Prolonged downturn in UK car production shows ‘cost of uncertainty’
UK car production fell 4.0% in October, with output now down in 16 out of the last 17 months as ongoing uncertainty over Brexit takes its toll.
The figures from the Society of Motor Manufacturers and Traders (SMMT) – published just a day after it released latest data showing how a no-deal Brexit would “decimate” the UK car industry – show that 134,752 new cars rolled off production lines in October; some 5,622 fewer models than in October last year. Domestic demand was particularly hard hit, having seen a 10.7% drop in production, while exports fell 2.6%.
Year-to-date production is down 14.4% to 1,123,926 units, with the majority (80.5%) having been exported; providing further proof of the need for comprehensive trade deals.
While the only ray of light in the last 17 months has been August, which saw production rise 3.3%, the SMMT has warned that output was artificially boosted that month due to ‘no deal’ Brexit contingency shutdowns having been run earlier in the year, replacing the usual summer shutdowns.
Mike Hawes, SMMT chief executive, said: “Yet another month of falling car production makes these extremely worrying times for the sector. Our global competitiveness is under threat, and to safeguard it we need to work closely with the next government to ensure frictionless trade, free of tariffs, with regulatory alignment and continued access to talent in the future. This sector is export led, already shipping cars to more than 160 countries, and in a period of unprecedented change a close trading relationship with the EU and preferential trading with all these other markets will be essential to keep automotive in Britain.”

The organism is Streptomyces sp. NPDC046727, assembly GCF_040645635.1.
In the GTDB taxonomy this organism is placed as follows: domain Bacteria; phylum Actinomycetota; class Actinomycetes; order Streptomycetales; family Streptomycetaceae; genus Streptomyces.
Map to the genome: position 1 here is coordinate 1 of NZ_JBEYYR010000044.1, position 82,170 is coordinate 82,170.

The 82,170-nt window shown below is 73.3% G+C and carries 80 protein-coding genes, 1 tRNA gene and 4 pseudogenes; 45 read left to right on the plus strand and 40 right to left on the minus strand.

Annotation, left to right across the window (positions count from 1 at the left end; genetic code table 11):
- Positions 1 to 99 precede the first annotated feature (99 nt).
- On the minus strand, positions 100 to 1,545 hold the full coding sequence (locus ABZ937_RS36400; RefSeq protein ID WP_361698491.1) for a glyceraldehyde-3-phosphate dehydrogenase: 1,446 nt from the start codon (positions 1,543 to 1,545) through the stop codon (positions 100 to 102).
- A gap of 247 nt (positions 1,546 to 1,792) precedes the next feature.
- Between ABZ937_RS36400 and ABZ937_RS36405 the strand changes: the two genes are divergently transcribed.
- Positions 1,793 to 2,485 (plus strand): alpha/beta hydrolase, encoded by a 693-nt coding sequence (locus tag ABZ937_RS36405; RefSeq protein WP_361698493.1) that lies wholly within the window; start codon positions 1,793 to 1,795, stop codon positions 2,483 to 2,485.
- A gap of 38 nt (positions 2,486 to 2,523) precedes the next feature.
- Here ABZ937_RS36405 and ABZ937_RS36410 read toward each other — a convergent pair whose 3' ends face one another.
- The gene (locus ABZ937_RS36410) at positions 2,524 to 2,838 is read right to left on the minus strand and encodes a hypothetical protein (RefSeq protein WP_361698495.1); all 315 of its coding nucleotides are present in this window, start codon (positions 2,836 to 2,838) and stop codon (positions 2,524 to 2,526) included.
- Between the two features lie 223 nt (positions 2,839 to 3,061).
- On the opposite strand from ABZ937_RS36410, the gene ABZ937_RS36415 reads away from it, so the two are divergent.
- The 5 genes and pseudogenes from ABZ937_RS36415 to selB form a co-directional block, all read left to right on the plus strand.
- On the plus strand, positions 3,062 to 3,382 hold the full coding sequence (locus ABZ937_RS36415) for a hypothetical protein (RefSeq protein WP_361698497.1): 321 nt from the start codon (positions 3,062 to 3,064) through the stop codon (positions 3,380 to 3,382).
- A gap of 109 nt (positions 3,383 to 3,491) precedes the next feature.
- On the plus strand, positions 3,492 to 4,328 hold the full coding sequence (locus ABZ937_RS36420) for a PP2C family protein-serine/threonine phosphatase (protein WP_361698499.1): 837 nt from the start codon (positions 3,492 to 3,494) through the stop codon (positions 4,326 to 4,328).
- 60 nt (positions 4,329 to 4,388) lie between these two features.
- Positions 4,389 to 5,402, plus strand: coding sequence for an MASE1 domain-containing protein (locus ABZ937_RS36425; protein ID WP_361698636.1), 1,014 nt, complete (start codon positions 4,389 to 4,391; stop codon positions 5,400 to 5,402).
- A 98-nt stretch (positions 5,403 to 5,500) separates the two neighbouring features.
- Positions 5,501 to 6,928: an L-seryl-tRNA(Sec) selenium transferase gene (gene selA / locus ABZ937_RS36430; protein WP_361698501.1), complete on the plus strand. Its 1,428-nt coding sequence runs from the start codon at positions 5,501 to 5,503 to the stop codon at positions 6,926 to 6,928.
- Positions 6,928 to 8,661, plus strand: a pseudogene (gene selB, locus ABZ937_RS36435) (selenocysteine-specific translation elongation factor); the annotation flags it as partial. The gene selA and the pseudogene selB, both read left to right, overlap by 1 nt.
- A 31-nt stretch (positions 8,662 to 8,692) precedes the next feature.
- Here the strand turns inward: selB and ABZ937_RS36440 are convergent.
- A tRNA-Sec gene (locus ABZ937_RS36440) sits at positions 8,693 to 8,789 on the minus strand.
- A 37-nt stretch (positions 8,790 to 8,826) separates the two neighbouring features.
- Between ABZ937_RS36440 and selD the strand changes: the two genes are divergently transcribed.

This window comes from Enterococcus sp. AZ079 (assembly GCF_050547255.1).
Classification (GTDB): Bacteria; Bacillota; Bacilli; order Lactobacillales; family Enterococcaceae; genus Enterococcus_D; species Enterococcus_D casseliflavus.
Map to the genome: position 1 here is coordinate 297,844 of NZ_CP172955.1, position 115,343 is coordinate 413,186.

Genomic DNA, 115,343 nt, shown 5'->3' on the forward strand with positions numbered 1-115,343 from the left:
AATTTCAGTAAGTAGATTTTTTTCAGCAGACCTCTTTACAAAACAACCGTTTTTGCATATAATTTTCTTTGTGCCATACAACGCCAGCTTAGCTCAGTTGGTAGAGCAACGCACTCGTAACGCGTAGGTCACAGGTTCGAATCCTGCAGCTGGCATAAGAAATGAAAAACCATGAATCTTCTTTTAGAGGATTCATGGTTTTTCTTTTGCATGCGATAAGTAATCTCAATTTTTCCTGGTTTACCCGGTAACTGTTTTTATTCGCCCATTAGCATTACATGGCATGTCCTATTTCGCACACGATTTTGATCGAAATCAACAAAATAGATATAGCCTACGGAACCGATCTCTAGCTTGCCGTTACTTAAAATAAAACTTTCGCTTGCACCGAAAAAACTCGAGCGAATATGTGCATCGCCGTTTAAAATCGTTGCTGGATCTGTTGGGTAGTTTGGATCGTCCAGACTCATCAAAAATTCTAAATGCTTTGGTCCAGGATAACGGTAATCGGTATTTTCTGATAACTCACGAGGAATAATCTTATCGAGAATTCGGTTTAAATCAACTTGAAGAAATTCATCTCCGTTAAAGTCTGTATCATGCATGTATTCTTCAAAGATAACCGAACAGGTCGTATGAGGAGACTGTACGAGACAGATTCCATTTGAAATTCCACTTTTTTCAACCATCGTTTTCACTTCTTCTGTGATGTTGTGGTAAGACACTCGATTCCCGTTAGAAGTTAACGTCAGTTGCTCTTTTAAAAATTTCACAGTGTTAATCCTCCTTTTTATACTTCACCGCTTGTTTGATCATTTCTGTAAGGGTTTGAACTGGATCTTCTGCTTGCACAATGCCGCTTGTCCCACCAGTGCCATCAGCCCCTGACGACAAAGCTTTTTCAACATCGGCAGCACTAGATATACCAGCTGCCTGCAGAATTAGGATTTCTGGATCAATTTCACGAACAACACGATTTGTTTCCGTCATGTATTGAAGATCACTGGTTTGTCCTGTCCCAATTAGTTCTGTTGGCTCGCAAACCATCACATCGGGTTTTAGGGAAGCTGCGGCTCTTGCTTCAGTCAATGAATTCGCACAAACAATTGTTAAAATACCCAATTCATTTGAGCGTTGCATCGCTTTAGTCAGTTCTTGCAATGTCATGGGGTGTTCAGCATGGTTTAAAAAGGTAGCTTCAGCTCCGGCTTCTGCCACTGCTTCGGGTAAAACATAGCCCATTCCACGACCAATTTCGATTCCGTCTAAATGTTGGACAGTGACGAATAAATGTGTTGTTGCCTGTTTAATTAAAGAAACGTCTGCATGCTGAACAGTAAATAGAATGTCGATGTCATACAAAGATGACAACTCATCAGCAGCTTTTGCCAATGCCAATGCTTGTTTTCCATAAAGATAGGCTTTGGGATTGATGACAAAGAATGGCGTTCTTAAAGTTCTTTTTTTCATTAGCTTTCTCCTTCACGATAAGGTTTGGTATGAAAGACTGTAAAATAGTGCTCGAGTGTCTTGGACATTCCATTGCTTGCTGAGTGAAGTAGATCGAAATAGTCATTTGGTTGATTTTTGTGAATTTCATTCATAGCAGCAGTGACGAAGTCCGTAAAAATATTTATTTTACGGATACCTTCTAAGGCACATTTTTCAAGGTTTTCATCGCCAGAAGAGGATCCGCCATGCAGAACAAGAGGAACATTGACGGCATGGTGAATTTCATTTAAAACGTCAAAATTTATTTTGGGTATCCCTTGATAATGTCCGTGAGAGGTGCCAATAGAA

Alex Buttle, director of car selling comparison website Motorway.co.uk, also commented: “As such a key industry for UK manufacturing, a prolonged downturn in car production should be making headlines, and yet it barely registers amongst all the political noise.
“Despite this continuing gloom, it could get worse after the country goes to the polls in two weeks’ time.
“Caught between a rock and a hard place, while a no-deal Brexit is seen as catastrophic, a Brexit delay is seen as just as bad. But whatever the outcome, the domestic car industry is fed up and desperately needs to move on.”